Academics have written about the potential of continuous monitoring (CM) of transactions for a very long time. It is only relatively recently that advances in computing technology have made it a practical option. A typical example is the regular testing of invoice transactional files for potential duplicate processing. As mentioned above, breakdowns in controls such as three-way matching may lead to large double payments. The prevention of duplicate payments has an obvious monetary value, but exceptions may also point to upstream control breakdowns that are not apparent to management.
Another powerful example is the flagging of changes in vendor master files and the cross matching the changes to employee records. Any matches on key fields – such as addresses or telephone numbers – may be a “red flag” that requires review. As with the previous example, a red flag may also indicate an upstream control breakdown. In this case, the segregation between vendor file maintenance and invoice processing may have broken down.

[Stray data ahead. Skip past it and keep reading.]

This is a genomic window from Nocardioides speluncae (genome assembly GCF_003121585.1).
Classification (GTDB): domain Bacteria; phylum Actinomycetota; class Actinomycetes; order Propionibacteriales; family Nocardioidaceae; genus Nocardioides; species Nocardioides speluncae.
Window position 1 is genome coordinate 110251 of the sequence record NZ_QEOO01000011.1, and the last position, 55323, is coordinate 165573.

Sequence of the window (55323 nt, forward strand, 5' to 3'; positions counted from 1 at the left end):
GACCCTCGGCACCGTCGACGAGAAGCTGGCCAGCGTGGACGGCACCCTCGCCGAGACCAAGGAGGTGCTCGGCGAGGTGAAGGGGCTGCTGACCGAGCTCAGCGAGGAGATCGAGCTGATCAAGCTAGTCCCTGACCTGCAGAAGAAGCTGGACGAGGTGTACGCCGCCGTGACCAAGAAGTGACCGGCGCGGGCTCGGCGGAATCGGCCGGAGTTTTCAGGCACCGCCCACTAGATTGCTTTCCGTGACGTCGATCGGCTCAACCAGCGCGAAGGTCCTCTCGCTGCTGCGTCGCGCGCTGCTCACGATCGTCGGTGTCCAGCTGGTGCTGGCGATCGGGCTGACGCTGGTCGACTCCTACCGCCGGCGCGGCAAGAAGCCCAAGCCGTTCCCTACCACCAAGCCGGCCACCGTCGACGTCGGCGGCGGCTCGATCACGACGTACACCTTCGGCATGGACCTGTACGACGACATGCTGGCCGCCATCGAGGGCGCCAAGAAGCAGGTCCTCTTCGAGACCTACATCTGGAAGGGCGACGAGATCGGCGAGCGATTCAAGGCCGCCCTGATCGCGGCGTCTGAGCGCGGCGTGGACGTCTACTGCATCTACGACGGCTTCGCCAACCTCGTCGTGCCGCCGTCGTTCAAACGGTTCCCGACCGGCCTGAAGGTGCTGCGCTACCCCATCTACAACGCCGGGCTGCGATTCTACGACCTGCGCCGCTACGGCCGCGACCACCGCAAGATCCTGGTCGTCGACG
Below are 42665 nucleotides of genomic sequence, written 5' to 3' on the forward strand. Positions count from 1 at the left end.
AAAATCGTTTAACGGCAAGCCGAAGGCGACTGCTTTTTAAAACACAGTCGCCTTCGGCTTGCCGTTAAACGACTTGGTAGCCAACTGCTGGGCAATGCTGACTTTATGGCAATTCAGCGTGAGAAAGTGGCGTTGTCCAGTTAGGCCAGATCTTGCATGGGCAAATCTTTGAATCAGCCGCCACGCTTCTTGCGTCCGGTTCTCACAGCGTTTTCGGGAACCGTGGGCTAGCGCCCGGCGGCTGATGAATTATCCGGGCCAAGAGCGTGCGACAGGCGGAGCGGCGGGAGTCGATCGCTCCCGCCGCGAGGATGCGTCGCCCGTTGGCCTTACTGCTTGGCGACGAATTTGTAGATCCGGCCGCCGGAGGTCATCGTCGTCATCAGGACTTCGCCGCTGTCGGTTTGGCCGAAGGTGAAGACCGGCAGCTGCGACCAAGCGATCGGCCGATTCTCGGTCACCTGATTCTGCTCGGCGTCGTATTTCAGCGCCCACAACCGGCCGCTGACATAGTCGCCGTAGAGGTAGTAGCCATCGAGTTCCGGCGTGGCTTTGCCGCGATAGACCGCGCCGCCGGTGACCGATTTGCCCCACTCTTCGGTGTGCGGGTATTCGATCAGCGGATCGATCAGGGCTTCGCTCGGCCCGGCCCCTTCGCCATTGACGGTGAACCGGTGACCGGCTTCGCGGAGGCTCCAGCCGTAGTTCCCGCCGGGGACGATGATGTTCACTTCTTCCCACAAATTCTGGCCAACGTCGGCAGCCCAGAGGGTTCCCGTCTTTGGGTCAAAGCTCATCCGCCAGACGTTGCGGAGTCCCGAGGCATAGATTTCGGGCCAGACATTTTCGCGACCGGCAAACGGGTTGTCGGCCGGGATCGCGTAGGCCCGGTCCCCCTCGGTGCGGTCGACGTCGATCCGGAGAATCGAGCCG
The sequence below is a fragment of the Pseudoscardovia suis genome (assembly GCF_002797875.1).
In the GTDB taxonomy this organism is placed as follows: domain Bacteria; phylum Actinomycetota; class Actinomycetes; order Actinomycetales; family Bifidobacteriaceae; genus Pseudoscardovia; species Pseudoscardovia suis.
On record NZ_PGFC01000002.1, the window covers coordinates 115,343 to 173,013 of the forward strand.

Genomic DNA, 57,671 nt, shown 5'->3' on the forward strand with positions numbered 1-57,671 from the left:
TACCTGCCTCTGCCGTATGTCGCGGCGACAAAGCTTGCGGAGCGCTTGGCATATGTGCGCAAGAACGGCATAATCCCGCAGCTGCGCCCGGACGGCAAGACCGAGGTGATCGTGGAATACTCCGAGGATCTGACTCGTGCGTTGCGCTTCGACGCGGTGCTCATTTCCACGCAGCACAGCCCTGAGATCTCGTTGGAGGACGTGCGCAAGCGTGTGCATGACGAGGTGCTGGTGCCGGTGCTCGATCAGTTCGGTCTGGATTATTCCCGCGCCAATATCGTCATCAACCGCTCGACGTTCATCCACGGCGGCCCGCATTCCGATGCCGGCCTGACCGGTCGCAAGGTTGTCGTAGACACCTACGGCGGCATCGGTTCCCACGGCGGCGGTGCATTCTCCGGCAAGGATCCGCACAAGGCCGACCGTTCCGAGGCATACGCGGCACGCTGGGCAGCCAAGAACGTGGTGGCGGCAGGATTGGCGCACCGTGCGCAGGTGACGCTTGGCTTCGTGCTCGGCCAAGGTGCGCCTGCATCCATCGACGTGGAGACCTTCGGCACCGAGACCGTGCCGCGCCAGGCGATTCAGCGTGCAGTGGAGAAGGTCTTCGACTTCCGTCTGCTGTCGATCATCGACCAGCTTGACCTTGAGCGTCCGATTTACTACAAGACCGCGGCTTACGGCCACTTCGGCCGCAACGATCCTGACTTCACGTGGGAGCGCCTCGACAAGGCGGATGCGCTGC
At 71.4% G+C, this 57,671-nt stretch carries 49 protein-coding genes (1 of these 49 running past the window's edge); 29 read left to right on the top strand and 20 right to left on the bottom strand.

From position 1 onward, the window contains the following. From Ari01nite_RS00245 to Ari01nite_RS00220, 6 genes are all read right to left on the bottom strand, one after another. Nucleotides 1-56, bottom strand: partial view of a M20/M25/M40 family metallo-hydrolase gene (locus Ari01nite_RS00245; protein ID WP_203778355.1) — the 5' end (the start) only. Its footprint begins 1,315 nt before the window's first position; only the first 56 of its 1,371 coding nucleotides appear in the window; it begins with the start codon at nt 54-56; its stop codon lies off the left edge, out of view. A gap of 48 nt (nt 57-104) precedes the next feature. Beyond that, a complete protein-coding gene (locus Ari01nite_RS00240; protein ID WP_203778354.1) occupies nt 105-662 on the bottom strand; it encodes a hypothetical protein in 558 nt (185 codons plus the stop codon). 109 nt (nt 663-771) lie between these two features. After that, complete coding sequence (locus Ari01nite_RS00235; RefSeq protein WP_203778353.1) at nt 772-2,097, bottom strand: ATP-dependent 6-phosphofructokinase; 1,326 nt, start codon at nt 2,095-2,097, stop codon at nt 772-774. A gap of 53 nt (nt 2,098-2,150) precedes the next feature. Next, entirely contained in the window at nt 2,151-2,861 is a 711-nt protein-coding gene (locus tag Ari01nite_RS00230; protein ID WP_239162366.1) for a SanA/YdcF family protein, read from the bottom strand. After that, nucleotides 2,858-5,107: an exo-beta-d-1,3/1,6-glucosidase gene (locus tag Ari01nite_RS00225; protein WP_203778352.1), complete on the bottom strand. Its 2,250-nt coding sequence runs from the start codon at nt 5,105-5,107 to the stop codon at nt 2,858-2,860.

A key issue is that effective CM of transactions can only be achieved through “automation”. These CM applications should collect and test data without intervention and report the exceptions to management on a daily, weekly or monthly basis. A litmus test for effective CM is the strength of the exception management processes. CM exceptions should be captured in a secure workflow environment that ensures that they are reviewed and resolved on a timely basis. Loading the exceptions into (say) Excel spreadsheets will often lead to their potential value being lost. Importantly, management should capture data around the causes and resolution of exceptions to identify patterns and look for “upstream” control or process weaknesses or breakdowns.